Invasive Species Compendium

Detailed coverage of invasive species threatening livelihoods and the environment worldwide

Abstract

Reducing the application rate of molluscicide pellets for the invasive Spanish slug, Arion vulgaris.

Abstract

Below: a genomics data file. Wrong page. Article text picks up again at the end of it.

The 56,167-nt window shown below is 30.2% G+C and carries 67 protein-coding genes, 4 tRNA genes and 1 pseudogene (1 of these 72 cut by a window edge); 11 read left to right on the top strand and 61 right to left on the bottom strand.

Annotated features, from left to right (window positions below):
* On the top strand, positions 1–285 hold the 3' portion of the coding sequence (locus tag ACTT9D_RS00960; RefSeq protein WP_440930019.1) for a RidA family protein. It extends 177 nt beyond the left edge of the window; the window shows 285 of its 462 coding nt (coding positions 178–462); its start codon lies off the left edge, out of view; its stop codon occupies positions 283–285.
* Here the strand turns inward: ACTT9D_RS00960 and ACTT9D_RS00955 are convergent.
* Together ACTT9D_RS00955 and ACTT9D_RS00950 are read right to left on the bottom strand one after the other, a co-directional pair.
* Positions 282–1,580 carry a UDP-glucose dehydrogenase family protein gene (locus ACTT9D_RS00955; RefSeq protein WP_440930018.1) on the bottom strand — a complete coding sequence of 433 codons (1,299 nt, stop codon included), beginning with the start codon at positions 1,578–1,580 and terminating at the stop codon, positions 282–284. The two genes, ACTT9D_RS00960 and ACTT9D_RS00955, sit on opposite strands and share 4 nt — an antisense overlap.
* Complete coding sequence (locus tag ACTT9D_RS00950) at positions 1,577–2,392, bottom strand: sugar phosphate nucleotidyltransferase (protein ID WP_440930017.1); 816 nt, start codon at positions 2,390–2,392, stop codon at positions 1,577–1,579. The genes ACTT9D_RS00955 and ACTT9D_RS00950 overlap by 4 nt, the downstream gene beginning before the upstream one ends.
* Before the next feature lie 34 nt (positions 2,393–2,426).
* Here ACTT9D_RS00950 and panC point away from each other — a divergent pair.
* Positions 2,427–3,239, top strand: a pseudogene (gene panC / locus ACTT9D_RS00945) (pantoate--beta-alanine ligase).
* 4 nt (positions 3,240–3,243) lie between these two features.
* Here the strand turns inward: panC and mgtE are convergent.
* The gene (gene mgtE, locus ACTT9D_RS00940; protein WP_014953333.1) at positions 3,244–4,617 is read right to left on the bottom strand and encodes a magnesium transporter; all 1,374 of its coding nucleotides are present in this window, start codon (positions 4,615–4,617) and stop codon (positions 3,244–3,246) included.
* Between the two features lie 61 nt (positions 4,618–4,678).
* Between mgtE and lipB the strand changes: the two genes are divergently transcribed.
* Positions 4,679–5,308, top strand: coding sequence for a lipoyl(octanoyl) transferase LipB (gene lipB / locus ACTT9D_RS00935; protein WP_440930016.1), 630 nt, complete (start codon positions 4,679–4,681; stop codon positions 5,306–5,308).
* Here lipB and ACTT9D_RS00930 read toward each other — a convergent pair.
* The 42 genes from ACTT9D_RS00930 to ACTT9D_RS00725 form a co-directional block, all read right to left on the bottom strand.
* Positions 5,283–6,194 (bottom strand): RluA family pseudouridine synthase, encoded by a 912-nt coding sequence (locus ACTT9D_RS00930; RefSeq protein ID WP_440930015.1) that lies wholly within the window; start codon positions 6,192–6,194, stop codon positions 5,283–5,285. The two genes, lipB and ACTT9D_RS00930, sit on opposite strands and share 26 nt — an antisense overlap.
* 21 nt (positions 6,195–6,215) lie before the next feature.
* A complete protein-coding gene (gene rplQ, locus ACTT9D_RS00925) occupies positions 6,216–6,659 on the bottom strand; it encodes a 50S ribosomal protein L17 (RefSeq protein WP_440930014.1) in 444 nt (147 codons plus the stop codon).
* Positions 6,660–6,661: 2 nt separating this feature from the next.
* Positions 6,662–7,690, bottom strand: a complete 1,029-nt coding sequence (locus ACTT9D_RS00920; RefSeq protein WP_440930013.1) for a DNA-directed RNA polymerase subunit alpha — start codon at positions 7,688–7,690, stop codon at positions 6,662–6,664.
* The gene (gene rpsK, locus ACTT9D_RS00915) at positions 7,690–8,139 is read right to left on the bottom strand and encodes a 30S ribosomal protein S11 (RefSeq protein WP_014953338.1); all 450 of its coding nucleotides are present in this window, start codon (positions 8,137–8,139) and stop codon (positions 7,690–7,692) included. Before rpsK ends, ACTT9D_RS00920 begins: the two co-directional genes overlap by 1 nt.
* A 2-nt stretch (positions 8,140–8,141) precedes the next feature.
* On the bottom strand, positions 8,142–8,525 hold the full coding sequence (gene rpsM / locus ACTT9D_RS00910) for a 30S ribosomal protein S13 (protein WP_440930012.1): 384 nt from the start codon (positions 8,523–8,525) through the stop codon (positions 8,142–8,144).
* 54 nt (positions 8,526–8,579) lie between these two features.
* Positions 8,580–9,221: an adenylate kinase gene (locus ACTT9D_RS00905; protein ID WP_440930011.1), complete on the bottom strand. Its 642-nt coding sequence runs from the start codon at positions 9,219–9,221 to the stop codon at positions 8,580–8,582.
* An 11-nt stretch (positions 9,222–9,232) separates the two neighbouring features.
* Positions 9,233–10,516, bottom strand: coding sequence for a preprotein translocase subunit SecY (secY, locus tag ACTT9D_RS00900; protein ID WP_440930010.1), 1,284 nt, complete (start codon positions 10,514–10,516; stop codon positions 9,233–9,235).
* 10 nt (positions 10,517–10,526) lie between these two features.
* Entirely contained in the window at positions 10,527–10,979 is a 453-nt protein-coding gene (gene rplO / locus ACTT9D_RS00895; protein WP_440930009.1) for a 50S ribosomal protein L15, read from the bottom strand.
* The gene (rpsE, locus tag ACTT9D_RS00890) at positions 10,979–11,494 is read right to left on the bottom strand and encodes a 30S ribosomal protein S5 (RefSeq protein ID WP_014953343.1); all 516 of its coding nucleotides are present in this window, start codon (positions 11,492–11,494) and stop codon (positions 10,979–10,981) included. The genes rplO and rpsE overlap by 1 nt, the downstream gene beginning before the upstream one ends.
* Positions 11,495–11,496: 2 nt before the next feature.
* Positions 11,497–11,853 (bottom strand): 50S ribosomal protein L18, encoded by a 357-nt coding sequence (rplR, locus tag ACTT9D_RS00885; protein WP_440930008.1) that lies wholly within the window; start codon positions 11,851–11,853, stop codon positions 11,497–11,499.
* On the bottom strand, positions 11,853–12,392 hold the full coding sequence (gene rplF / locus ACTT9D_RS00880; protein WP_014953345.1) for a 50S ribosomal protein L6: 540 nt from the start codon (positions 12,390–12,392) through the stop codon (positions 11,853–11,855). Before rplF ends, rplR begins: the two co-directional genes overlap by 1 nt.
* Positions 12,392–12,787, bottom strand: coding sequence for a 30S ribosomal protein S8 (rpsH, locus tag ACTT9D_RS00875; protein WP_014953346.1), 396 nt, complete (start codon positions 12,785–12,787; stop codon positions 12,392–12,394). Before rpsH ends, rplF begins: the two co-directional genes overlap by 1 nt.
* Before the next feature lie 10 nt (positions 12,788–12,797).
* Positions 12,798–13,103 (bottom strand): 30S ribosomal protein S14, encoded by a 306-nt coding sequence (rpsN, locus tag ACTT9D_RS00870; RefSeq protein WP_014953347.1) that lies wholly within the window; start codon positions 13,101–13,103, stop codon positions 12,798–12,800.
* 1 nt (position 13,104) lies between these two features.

Arion vulgaris are mostly controlled using chemical molluscicide products, and the detrimental environmental effects of these molluscicides can be reduced by decreasing the number of pellets applied per unit area. The objective of this study was to compare three slug control methods during two double-replicated seven-day laboratory experiments, in which slugs could choose the number of pellets with metaldehyde (3% or 5%) or iron phosphate (1%) and different types of food: leafy plants (lettuce), root vegetables (carrot), a cereal-based diet (oatmeal), or an animal-based diet (dry cat food). Slugs were irrigated and allowed to recover. We found a reluctance of slugs to eat big amounts of pellets and, therefore, to reach a full lethal dose, which resulted in low mortality (the rate was only 2.1%), regardless of whether the poison was stronger or weaker. Herbivory of slugs was in some cases reduced by half, but no treatments resulted in slugs to stop eating. Pellets with 3% metaldehyde were significantly more acceptable than pellets with 5% metaldehyde (uneaten pellets were left). The results showed that the new application of molluscicides could be useful; the application rate should be decreased according to the slugs number and ability of slugs to eat a certain amount of molluscicide pellets.